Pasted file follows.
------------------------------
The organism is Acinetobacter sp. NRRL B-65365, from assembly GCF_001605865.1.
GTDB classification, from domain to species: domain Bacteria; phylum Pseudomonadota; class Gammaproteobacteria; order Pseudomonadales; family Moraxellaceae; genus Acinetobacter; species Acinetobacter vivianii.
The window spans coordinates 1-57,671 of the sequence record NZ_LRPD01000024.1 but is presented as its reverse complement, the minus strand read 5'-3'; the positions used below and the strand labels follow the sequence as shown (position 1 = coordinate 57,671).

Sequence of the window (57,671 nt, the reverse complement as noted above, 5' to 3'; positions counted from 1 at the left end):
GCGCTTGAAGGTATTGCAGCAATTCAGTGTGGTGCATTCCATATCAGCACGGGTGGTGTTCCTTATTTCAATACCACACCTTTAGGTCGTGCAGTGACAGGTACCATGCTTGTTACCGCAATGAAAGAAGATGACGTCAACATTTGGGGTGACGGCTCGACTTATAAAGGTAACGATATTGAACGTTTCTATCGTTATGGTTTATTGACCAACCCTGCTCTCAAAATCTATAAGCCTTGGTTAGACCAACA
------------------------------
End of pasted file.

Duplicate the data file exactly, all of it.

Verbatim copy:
The organism is Acinetobacter sp. NRRL B-65365, from assembly GCF_001605865.1.
GTDB classification, from domain to species: domain Bacteria; phylum Pseudomonadota; class Gammaproteobacteria; order Pseudomonadales; family Moraxellaceae; genus Acinetobacter; species Acinetobacter vivianii.
The window spans coordinates 1-57,671 of the sequence record NZ_LRPD01000024.1 but is presented as its reverse complement, the minus strand read 5'-3'; the positions used below and the strand labels follow the sequence as shown (position 1 = coordinate 57,671).

Sequence of the window (57,671 nt, the reverse complement as noted above, 5' to 3'; positions counted from 1 at the left end):
GCGCTTGAAGGTATTGCAGCAATTCAGTGTGGTGCATTCCATATCAGCACGGGTGGTGTTCCTTATTTCAATACCACACCTTTAGGTCGTGCAGTGACAGGTACCATGCTTGTTACCGCAATGAAAGAAGATGACGTCAACATTTGGGGTGACGGCTCGACTTATAAAGGTAACGATATTGAACGTTTCTATCGTTATGGTTTATTGACCAACCCTGCTCTCAAAATCTATAAGCCTTGGTTAGACCAACA